Transient development of the microstructure in colloidal hard- and soft-sphere dispersions is studied using simulation by the Accelerated Stokesian Dynamics algorithm. The cases of startup of a steady shear flow, cessation of steady shear flow, and large-amplitude oscillatory shear (LAOS) have been examined. A methodology for use of simulation to extract time-resolved ensemble averages of structure and properties is presented and the findings of the study are summarized. The flows have been studied for monodisperse spherical particles over a range of solid volume fractions varying from 30-55%, at Peclet numbers (characterizing the relative strength of shear to Brownian motion) from Pe << 1 (near equilibrium) to Pe = 1000. In each case, the time-resolved structure is related to the rheological response during the transient flow. For soft spheres interacting through long-range electrostatic repulsion, the solid fractions examined are lower.
It is found that during startup from an isotropic equilibrium configuration that both the shear stress and normal stress differences in hard-sphere dispersions exhibit an overshoot before returning to their steady values. This overshoot is particularly pronounced for the second normal stress difference, N2, and is found to be correlated to a development of a strong pair correlation along the compressional axis, which is relaxed through rotational flow and diffusion. Upon flow cessation, the hydrodynamic stress relaxes immediately while the Brownian stress relaxes due to Brownian motion (and through repulsive forces in the soft-sphere case). The relaxation of the first normal stress difference, N1, is found to be comparable to the shear stress, with both relaxing significantly more slowly than slower than N2; this is explained in part by N2 being controlled by the very small length scale structural feature of the pair correlation boundary layer scaling roughly as aPe-1 where a . The primary features of the LAOS study are reviewed using the higher harmonics of the Fourier transform description of the nonlinear rheology for a wide range of Pe and maximum imposed strain of 0.1 to 5.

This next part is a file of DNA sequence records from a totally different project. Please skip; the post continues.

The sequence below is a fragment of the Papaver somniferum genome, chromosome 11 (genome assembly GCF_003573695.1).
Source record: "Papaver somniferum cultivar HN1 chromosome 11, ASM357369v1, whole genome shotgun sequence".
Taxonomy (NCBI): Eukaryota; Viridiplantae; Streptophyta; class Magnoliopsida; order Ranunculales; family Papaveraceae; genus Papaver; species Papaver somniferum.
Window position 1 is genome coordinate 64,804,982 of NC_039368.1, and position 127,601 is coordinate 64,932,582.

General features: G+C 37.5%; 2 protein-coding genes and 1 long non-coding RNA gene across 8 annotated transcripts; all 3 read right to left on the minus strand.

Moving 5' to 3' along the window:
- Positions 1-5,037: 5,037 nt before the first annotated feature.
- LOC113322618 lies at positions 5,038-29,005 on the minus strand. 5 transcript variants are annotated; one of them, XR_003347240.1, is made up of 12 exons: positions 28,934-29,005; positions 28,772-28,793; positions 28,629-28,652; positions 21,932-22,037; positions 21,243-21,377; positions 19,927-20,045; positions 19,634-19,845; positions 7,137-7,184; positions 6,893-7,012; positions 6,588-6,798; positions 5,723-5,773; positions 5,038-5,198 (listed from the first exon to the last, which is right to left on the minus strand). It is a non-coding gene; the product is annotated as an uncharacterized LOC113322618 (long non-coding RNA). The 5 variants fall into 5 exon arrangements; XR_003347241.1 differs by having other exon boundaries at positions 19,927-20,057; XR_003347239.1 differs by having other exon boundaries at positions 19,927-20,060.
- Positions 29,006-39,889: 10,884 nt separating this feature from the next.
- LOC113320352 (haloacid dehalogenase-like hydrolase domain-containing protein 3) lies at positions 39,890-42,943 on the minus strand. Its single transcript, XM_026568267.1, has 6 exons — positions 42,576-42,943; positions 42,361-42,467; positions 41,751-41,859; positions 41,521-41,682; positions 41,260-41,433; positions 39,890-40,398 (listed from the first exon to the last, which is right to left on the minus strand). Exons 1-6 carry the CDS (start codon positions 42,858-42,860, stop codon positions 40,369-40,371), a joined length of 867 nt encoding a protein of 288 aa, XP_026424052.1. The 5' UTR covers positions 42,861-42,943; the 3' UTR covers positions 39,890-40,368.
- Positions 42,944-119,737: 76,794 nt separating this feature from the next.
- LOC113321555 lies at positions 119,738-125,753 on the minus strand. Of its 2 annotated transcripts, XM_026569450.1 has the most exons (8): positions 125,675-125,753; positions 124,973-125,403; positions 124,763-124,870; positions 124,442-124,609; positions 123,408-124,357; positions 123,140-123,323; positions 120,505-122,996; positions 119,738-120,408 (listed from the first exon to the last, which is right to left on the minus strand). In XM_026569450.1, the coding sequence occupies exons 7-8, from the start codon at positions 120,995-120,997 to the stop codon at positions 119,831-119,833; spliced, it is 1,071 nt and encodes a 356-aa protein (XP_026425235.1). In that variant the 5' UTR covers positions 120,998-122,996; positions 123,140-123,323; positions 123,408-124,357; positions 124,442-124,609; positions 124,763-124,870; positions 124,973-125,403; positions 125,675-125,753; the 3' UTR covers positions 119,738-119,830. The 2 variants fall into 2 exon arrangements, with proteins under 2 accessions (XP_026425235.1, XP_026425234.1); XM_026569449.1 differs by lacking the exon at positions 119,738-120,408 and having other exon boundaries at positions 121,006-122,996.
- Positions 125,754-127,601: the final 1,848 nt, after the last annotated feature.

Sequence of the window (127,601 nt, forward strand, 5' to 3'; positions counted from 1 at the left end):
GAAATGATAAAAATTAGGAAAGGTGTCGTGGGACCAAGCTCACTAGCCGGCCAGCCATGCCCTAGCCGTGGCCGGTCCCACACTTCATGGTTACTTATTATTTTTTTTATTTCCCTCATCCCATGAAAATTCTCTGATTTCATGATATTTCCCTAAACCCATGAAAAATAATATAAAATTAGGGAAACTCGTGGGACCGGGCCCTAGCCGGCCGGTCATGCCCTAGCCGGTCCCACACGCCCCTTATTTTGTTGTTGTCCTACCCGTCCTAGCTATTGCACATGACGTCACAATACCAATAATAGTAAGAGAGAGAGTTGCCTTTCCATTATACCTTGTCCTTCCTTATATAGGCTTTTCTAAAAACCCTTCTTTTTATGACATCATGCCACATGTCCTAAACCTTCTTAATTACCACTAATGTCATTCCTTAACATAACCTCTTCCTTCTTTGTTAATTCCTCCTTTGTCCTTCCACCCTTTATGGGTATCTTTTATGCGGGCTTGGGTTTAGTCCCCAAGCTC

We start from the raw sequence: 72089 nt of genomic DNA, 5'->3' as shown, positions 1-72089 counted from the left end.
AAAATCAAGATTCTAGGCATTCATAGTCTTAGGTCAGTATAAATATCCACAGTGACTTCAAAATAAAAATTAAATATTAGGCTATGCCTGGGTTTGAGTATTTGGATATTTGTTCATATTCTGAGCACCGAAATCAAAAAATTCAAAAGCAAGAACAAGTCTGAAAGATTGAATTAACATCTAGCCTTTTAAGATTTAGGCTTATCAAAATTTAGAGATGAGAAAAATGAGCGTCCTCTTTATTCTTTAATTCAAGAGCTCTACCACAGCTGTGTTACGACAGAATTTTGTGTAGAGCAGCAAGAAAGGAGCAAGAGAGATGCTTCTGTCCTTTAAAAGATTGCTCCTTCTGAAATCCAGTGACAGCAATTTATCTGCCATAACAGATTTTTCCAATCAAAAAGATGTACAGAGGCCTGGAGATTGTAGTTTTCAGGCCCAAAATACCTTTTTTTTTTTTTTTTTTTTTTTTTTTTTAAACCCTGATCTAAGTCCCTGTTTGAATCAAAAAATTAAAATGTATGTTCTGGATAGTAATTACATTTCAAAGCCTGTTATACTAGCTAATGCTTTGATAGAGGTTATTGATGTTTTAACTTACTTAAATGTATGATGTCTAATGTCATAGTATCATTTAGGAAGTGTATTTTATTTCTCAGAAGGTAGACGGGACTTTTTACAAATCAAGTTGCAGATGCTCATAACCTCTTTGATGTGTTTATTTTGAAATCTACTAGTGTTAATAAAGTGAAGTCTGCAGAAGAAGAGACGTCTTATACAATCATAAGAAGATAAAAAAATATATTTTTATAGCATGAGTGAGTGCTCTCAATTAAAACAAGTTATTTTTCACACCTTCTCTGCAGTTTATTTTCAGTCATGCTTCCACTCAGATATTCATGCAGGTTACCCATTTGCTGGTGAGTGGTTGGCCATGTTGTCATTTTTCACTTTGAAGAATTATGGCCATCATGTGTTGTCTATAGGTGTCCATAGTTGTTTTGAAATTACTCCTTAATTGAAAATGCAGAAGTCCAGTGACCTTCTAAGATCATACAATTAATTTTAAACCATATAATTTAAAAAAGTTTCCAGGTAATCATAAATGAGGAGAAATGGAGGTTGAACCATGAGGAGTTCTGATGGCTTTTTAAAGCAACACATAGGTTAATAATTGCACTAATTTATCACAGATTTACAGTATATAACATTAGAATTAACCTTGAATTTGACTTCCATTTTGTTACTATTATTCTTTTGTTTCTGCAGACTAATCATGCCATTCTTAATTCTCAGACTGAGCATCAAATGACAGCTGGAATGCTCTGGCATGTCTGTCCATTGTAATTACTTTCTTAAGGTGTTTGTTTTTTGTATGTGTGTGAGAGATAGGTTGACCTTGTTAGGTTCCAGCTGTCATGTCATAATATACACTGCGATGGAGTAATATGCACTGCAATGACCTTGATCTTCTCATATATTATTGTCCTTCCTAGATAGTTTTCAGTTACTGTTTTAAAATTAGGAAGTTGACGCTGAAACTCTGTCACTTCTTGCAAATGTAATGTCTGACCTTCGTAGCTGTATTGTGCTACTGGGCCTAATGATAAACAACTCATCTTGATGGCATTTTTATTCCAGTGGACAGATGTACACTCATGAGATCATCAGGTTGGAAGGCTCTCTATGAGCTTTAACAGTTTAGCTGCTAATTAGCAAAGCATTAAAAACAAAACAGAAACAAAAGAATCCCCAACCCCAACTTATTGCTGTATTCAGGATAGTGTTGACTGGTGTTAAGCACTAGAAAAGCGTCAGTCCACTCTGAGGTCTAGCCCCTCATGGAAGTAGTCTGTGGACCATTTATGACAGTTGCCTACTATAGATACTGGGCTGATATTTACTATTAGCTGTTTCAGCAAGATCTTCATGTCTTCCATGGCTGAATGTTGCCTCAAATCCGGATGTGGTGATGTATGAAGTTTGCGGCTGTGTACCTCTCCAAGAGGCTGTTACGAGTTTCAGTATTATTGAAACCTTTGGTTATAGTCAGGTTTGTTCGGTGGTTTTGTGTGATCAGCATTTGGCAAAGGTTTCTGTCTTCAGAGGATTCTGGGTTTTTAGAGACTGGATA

See more of this Group/Topical: Engineering Sciences and Fundamentals